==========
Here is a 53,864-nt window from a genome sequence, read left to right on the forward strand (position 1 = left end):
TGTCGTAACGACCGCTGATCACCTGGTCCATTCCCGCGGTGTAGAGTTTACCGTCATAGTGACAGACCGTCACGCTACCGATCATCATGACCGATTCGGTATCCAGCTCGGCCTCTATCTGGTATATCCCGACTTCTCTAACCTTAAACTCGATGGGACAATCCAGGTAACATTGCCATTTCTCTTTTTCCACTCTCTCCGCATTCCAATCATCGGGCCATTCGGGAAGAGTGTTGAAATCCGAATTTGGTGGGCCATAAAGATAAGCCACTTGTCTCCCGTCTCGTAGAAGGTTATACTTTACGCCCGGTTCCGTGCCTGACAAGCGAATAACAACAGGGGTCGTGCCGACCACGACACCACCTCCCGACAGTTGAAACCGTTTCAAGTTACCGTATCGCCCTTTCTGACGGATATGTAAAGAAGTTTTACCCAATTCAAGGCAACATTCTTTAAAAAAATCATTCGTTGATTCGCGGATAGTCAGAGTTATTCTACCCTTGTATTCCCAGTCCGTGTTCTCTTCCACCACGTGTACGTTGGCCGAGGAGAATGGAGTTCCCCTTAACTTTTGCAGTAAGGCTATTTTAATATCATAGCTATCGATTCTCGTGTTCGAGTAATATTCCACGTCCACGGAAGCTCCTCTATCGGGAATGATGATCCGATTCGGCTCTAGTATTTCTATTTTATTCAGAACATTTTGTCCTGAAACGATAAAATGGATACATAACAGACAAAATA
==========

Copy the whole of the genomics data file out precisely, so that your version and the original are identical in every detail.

Here is a 53,864-nt window from a genome sequence, read left to right on the forward strand (position 1 = left end):
TGTCGTAACGACCGCTGATCACCTGGTCCATTCCCGCGGTGTAGAGTTTACCGTCATAGTGACAGACCGTCACGCTACCGATCATCATGACCGATTCGGTATCCAGCTCGGCCTCTATCTGGTATATCCCGACTTCTCTAACCTTAAACTCGATGGGACAATCCAGGTAACATTGCCATTTCTCTTTTTCCACTCTCTCCGCATTCCAATCATCGGGCCATTCGGGAAGAGTGTTGAAATCCGAATTTGGTGGGCCATAAAGATAAGCCACTTGTCTCCCGTCTCGTAGAAGGTTATACTTTACGCCCGGTTCCGTGCCTGACAAGCGAATAACAACAGGGGTCGTGCCGACCACGACACCACCTCCCGACAGTTGAAACCGTTTCAAGTTACCGTATCGCCCTTTCTGACGGATATGTAAAGAAGTTTTACCCAATTCAAGGCAACATTCTTTAAAAAAATCATTCGTTGATTCGCGGATAGTCAGAGTTATTCTACCCTTGTATTCCCAGTCCGTGTTCTCTTCCACCACGTGTACGTTGGCCGAGGAGAATGGAGTTCCCCTTAACTTTTGCAGTAAGGCTATTTTAATATCATAGCTATCGATTCTCGTGTTCGAGTAATATTCCACGTCCACGGAAGCTCCTCTATCGGGAATGATGATCCGATTCGGCTCTAGTATTTCTATTTTATTCAGAACATTTTGTCCTGAAACGATAAAATGGATACATAACAGACAAAATA